Tea is a gentle, yet potent health potion incarnated as an unassuming daily drink. Scientists concluded that 37% of the daily flavonoids need in the European diet is supplied by dairy products, onions, fruits and wines, while the remaining 63% is taken care of by tea. Those who do not drink tea regularly are likely to have a deficit on the intake of this powerful salutary aid.
Polyphenols are flavonoids that are health contributing biochemicals found mostly in plants. Anti-oxidant, anti-inflammation, anti-carcinogenic, and boosting of the immune system are some of the benefits.
Catechins are the majority group of polyphenols found naturally in the growing tea leaves. The best know tea catechins are catechin and EGCG ( epigallocatechin 3-gallate ).
Most of tea’s salutary properties, such as protecting the circulatory system, guarding against cancer etc, have been attributed to the working of its polyphenols, catechins in particular. According to datas presented by USDA, tea delivers a lot more such flavonoids than other products, such as wines or fruits.
However, not all teas are created equal. Not all flavonoids are the same. Quality matters a lot in the health effects of tea. Let’s look at the data to realise why.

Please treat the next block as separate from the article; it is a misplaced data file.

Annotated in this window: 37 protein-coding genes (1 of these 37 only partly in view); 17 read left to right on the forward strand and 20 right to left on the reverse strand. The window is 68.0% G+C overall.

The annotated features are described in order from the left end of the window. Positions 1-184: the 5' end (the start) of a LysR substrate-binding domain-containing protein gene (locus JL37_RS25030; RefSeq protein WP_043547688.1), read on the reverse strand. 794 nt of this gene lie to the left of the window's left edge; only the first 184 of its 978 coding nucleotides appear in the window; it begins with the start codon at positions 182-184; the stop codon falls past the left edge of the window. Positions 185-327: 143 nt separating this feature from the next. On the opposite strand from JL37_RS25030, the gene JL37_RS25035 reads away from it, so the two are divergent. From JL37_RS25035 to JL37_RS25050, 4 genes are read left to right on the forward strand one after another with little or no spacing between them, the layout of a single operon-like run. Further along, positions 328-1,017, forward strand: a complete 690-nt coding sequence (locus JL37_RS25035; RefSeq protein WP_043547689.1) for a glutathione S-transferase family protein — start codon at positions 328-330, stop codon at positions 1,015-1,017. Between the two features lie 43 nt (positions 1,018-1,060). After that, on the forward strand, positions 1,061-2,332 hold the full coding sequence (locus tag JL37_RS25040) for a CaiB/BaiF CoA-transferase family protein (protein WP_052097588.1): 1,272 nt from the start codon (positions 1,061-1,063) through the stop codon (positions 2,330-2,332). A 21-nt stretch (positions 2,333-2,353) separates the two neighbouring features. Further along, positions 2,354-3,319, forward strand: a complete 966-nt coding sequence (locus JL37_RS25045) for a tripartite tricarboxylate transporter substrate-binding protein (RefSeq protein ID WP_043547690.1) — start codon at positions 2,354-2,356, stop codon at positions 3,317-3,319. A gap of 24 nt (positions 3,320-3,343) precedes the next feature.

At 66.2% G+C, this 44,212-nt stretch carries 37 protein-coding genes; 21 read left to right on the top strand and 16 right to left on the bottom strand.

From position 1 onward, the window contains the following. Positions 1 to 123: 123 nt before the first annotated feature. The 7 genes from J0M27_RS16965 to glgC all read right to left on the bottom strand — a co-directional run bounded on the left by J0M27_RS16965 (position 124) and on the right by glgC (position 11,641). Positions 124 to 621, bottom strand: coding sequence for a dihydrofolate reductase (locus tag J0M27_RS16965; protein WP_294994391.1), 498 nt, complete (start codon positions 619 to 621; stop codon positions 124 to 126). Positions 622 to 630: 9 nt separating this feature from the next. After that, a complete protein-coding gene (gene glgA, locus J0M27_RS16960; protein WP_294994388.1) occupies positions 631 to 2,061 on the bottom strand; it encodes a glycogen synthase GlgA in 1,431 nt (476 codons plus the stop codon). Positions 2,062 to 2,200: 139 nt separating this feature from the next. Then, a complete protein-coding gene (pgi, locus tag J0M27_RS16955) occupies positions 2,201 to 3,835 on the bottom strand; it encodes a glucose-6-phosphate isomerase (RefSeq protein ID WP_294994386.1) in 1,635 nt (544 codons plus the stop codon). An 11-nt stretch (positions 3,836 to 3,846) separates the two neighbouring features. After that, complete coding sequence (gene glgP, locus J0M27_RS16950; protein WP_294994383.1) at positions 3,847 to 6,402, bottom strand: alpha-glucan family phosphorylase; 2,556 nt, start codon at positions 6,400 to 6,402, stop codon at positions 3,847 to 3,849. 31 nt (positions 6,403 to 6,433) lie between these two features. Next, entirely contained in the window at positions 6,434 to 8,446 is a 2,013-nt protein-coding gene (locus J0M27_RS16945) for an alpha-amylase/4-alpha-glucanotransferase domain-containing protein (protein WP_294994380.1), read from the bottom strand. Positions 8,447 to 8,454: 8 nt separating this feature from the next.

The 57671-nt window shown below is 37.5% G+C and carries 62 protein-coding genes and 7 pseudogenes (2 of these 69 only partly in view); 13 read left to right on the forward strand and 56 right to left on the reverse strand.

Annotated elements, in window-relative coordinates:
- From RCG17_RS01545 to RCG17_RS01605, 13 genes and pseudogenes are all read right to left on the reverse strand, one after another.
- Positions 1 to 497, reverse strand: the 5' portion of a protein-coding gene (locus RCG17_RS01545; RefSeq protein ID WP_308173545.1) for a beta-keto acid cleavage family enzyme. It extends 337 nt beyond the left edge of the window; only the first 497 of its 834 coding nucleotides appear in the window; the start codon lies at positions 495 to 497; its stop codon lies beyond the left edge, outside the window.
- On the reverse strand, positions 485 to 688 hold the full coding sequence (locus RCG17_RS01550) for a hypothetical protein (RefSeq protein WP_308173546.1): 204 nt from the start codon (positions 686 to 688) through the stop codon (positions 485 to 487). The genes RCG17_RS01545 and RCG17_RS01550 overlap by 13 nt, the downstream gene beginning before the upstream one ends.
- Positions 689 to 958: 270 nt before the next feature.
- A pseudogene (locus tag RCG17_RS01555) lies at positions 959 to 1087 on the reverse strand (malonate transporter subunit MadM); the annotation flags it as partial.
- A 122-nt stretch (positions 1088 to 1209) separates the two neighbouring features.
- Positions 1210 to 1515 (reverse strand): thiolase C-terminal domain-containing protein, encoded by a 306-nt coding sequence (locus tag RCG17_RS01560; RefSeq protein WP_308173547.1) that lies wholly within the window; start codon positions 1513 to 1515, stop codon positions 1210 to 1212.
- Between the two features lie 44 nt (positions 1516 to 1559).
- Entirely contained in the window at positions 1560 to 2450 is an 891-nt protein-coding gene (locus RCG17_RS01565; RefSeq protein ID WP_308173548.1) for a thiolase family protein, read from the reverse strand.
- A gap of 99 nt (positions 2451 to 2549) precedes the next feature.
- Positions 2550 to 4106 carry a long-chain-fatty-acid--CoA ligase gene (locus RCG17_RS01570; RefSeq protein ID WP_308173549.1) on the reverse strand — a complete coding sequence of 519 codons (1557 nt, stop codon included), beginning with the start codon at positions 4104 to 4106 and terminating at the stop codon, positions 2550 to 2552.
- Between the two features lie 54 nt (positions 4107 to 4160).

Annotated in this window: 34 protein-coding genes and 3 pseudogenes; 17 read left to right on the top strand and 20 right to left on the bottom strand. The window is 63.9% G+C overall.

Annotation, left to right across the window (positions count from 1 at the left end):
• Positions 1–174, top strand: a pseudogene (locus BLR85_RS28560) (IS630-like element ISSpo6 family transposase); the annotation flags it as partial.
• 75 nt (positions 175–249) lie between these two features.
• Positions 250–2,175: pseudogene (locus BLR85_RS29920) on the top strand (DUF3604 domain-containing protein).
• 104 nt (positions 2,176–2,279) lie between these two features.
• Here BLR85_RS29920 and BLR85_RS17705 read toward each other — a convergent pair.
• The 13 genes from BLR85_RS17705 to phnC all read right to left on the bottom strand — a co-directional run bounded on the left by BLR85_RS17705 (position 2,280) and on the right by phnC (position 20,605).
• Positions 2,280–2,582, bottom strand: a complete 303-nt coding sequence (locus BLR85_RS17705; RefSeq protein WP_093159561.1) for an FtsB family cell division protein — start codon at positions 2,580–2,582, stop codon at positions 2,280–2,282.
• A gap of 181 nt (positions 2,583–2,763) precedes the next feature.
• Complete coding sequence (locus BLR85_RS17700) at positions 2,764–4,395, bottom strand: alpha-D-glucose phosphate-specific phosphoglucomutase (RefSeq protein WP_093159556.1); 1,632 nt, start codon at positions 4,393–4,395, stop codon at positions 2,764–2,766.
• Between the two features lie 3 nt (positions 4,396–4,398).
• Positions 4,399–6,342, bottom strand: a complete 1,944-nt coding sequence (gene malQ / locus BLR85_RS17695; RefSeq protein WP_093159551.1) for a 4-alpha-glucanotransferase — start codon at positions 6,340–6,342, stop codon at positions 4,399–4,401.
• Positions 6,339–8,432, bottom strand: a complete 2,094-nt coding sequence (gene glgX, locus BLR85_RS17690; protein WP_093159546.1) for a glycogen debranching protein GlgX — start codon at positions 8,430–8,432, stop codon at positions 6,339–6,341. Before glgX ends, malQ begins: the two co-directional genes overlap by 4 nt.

Tea catechins are transformed during processing into black teas. That is why the polyphenols in black teas are very different from those in green teas. They are important in defining the different nature of the two tea categories.
This special Tea Guardian feature on tea polyphenols presents an introduction for the reader to make better judgement next time he shops for grocers. And for those who don’t normally drink tea to think twice the next time they need a drink. The health effect of tea polyphenols is a large subject which the science community is continually studying. We do not attempt to cover all of its aspect in one go. As with various other topics in this site, it is also added on from time to time; please subscribe to the Tea Guardian so you are not missing such information. It’s free!
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